Master of Science (MS)
A fundamental problem in malware research consists of malware detection, that is, dis- tinguishing malware samples from benign samples. This problem becomes more challeng- ing when we consider multiple malware families. A typical approach to this multi-family detection problem is to train a machine learning model for each malware family and score each sample against all models. The resulting scores are then used for classification. We refer to this approach as “cold fusion,” since we combine previously-trained models—no retraining of these base models is required when additional malware families are considered. An alternative approach is to train a single model on samples from multiple malware families. We refer to this latter approach as “hot fusion,” since we must completely retrain the model whenever an additional family is included in our training set. In this research, we compare hot fusion and cold fusion—in terms of both accuracy and efficiency—as a function of the number of malware families considered. We use features based on opcodes and a variety of machine learning techniques.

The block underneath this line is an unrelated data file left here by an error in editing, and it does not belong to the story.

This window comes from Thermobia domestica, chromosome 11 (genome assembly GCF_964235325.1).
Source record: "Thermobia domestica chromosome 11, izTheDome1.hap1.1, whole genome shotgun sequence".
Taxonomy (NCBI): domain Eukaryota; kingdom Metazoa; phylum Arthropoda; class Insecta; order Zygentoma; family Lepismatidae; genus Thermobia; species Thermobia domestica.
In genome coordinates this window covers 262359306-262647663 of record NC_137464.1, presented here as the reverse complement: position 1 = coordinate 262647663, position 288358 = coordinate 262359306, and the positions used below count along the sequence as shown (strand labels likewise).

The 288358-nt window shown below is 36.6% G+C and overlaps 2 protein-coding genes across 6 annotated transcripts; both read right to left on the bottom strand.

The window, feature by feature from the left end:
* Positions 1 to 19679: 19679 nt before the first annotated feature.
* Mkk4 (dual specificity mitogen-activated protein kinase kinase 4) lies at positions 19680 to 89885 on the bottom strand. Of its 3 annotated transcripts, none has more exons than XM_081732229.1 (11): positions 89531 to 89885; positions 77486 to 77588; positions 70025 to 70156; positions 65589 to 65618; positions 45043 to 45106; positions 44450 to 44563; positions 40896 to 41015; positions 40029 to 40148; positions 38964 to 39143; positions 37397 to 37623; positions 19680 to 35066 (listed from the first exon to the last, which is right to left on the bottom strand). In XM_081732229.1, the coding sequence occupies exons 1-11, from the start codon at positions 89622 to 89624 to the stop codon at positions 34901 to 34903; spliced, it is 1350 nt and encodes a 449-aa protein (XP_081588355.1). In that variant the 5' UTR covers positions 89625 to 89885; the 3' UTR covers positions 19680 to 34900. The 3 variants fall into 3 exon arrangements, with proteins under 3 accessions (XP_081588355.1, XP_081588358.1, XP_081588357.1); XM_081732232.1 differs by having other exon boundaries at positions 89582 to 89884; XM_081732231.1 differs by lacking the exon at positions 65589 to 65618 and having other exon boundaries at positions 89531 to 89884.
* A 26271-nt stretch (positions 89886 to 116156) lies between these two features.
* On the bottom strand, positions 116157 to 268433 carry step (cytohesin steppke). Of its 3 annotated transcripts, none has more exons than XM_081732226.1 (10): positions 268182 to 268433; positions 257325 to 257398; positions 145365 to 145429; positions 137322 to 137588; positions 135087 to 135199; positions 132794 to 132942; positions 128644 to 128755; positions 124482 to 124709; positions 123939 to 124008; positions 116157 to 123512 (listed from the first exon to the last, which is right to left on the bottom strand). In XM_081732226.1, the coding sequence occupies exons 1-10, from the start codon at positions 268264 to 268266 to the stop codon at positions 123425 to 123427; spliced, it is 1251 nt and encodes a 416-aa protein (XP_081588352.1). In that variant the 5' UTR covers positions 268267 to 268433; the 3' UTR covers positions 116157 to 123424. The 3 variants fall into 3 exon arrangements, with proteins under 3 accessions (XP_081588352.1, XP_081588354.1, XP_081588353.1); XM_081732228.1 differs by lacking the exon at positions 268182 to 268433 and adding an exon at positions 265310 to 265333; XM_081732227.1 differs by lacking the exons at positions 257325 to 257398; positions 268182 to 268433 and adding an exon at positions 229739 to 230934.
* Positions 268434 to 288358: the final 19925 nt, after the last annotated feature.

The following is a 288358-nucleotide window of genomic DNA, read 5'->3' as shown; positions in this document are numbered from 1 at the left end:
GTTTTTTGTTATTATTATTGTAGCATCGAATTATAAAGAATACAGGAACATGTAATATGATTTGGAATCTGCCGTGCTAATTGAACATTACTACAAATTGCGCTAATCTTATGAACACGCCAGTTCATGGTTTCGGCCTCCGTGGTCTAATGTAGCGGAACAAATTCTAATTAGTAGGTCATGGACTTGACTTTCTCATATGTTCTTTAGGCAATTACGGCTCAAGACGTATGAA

Bichkar, Snehal, "Hot Fusion vs Cold Fusion for Malware Detection" (2019). Master's Projects. 902.
Available for download on Saturday, December 19, 2020